SWS survey: Youth, poor smoking less

Mara Cepeda

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SWS survey: Youth, poor smoking less
The number of smokers from the poorest Filipinos drops from 38% in December 2012 to 25% in March 2014

MANILA, Philippines – Smoking among the very poor and the young decreased in the first quarter of 2014, a study conducted by the Social Weather Stations (SWS) revealed.

The number of smokers from the economic class E or the poorest went down from 38% in December 2012 to 25% in March 2014.

Similarly, young Filipinos are smoking less, with 18% of smokers coming from the 18- to 24-year-old age group. In December 2012, the number stood at 35%.

Despite the reduction among population subgroups however, the overall smoking prevalence in the Philippines went down from 29% in 2012 to 26% only in 2014.

The nationwide survey of 1,200 respondents was conducted from March 27 to 30, 2014. Results were presented during a press conference at the Department of Health (DOH) held on Friday, May 30, the eve of the World No Tobacco Day.

Sin tax

During the forum, DOH Undersecretary Nemesio Gako said the figures are a testament to the initial success of Republic Act 10351 or the sin tax law, implemented starting January 1 of 2013.

It imposes higher taxes on tobacco and alcohol products, overcoming a strong industry lobby that kept prices in the Philippines among the cheapest in the world.

“As you can see, the initial findings of the survey showed that there was a reduction in the use of tobacco among the poor and the young. 18 years old to 24 years old and [smokers hailing from] class E, these are the targets of our campaign,” Gako said.

“Yes, we have achieved our purpose and the initial findings are very promising that we can attain [our target],” he added.

However, Gako acknowledged that “it will take some time” before the sin tax law will be fully implemented in the country, one reason being, the availability of less expensive tobacco brands.

According to the survey, 45% of Filipinos switched to a cheaper brand of cigarettes when prices increased.

Per stick

67% of smokers, meanwhile, purchase cigarettes per stick. This is a cheaper option than buying per pack, with the median price of cigarette sticks in the Philippines pegged at P3 each.

The SWS also showed that 53% of Filipinos believe that the main purpose of the sin tax law is to reduce the number of people who smoke. 66% also believe that the current prices of cigarettes should be increased further.

The forum marked the official Philippine celebration of the World Health Organization’s (WHO) World No Tobacco Day, normally commemorated every May 31. The theme for this year is, “Raise taxes on tobacco.”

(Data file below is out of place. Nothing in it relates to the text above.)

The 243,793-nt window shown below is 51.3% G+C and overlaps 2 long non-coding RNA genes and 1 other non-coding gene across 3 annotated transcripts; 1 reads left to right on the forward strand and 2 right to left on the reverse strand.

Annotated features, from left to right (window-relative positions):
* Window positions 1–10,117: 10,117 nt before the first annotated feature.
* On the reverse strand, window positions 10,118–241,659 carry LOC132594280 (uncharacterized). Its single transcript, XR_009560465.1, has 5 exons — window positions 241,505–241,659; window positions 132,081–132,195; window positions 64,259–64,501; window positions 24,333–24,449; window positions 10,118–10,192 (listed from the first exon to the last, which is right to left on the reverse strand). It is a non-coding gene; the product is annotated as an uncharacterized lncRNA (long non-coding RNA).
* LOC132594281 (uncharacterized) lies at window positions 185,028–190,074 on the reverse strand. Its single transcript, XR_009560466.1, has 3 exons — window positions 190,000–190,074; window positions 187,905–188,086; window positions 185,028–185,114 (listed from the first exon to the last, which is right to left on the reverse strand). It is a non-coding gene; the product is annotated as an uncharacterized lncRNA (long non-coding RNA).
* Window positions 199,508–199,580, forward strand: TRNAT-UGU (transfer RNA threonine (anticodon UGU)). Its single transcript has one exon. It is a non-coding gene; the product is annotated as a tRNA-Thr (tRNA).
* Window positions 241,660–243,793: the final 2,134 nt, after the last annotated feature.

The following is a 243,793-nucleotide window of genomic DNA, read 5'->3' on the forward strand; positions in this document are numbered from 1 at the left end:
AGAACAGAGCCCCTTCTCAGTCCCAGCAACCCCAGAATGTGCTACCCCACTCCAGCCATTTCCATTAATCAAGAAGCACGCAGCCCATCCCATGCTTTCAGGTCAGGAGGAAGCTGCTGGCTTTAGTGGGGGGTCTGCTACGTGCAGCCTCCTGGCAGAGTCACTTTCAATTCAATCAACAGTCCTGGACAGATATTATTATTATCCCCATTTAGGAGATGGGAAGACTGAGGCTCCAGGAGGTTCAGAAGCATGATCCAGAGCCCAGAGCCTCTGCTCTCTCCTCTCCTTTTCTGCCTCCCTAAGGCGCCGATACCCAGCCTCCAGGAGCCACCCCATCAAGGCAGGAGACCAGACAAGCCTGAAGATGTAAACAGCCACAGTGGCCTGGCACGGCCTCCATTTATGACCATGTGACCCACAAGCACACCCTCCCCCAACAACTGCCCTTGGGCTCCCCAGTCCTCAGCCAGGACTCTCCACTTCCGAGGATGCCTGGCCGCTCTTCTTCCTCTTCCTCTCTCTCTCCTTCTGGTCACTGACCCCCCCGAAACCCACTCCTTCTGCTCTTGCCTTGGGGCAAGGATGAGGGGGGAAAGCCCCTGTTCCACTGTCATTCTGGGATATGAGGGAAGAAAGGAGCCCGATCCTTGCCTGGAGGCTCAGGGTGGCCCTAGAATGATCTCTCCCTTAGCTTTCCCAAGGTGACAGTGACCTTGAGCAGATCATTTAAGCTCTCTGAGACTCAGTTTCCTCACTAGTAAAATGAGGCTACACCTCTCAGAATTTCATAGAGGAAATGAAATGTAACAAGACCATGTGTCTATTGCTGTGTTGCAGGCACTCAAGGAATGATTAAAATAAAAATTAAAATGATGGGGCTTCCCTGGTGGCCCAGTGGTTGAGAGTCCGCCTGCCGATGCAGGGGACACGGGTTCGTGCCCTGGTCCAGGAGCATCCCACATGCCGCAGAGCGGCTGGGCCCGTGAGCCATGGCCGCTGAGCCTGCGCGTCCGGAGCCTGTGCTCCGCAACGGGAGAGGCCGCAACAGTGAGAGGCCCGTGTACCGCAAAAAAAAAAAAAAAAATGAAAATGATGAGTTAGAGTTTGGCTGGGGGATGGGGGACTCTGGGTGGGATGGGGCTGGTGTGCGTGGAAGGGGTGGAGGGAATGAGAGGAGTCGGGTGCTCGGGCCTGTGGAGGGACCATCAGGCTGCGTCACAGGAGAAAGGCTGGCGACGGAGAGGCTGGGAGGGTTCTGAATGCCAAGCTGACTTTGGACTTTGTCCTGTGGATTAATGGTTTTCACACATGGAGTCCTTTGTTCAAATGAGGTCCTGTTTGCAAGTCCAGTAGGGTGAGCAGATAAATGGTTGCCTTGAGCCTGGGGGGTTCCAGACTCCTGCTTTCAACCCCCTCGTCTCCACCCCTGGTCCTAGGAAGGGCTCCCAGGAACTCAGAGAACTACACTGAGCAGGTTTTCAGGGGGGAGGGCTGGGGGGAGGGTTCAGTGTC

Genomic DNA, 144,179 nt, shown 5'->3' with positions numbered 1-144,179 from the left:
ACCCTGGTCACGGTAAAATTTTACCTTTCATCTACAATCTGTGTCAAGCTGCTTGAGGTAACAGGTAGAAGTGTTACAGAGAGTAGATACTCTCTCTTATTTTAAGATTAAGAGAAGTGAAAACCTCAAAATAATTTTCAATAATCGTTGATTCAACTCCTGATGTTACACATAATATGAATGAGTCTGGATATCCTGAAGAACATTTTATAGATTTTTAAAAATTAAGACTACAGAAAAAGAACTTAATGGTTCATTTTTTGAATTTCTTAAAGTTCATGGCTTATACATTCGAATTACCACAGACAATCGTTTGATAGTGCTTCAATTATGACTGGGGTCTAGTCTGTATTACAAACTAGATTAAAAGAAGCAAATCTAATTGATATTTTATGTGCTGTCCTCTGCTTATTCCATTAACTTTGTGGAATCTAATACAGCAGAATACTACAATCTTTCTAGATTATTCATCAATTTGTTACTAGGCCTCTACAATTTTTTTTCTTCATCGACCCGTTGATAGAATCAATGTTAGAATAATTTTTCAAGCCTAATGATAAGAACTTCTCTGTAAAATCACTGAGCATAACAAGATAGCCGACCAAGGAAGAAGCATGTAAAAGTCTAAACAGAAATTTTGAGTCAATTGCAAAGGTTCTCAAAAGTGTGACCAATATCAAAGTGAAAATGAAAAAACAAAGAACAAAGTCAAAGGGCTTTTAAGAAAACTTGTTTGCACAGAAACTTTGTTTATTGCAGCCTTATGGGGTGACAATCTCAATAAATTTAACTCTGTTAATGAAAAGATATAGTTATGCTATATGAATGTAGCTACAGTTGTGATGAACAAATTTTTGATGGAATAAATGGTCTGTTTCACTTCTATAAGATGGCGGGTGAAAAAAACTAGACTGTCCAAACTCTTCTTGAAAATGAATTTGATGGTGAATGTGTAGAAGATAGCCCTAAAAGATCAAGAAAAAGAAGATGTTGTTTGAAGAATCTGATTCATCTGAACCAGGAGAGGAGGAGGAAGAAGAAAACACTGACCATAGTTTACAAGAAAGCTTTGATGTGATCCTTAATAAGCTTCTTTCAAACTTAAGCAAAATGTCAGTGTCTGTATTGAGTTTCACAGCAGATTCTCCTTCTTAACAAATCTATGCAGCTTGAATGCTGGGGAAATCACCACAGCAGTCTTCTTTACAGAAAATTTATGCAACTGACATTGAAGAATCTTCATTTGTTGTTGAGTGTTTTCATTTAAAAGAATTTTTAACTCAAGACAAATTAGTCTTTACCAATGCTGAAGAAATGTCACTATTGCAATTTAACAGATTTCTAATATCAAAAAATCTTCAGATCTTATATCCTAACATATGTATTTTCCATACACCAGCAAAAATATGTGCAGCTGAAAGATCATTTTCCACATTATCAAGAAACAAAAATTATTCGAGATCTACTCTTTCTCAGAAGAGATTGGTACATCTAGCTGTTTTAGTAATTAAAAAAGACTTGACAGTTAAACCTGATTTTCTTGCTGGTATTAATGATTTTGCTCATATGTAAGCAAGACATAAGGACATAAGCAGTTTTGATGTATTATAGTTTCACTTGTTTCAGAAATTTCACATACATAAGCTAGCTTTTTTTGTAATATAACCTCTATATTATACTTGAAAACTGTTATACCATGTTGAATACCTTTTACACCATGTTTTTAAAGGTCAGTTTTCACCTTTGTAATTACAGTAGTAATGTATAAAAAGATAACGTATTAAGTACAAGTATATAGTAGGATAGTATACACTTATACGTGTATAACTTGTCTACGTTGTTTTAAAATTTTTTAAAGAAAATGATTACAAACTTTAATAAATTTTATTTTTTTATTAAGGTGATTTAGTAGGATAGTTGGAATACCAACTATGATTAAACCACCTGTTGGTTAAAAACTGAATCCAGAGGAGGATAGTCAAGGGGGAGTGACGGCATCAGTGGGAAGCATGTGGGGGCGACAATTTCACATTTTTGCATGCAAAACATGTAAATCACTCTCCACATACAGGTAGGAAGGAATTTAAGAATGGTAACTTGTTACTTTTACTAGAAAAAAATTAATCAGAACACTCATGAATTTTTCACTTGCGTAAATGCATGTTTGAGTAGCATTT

“It is great that we are ahead of the curve here in terms of celebrating that,” said Dr Julie Lyn Hall, WHO representative to the Philippines.

According to her, the early celebration is “very indicative of what the Philippine government is doing with the introduction of the sin tax law.”

“It’s about getting these curves right. You increase the price of tobacco, you will decrease the number of people smoking, and you will decrease the number of deaths,” Hall said.

According to her, raising taxes on tobacco is the most effective policy to reduce tobacco use. In particular, she said they want to price cigarettes out of the reach of young Filipinos because “tobacco is a killer.”

Hall said, “The sin tax law that was passed is a very great and very important piece of legislation. It will save lives but it will also raise taxes that can be used for health benefits for all and particularly, the poor.”

A win-win solution

At the press conference, Finance Undersecretary Jeremias Paul said that sin tax reform is a “win-win for all.”

Relaying the figures that were presented to the Senate during the Joint Congressional Oversight Meeting on the Comprehensive Tax Reform Program on March 12, Paul said that the DOH budget increased significantly, up over 57% over 2013 levels.

In terms of health, Paul said that cigarette removals went down by 16%.

14.7 million families in early 2014 were also able to enroll in Philhealth, 10.5 million more compared to last year.

“[The sin tax law is] also a significant win for tobacco farmers because there has been a significant increase in earmarks for tobacco growing regions,” Paul said.

He continued by saying that the sin tax law is a win for the government as well. The projected incremental revenue for sin products in 2013 was at P34 billion, but the actual incremental revenue reached P51 billion.

The press conference followed a call made by two senators earlier this year to review whether tobacco farmers and government health workers are benefitting from the sin tax law. – Rappler.com

Mara Cepeda is a Rappler intern.

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Mara Cepeda

Mara Cepeda specializes in stories about politics and local governance. She covers the Office of the Vice President, the Senate, and the Philippine opposition. She is a 2021 fellow of the Asia Journalism Fellowship and the Reham al-Farra Memorial Journalism Fellowship of the UN. Got tips? Email her at mara.cepeda@rappler.com or tweet @maracepeda.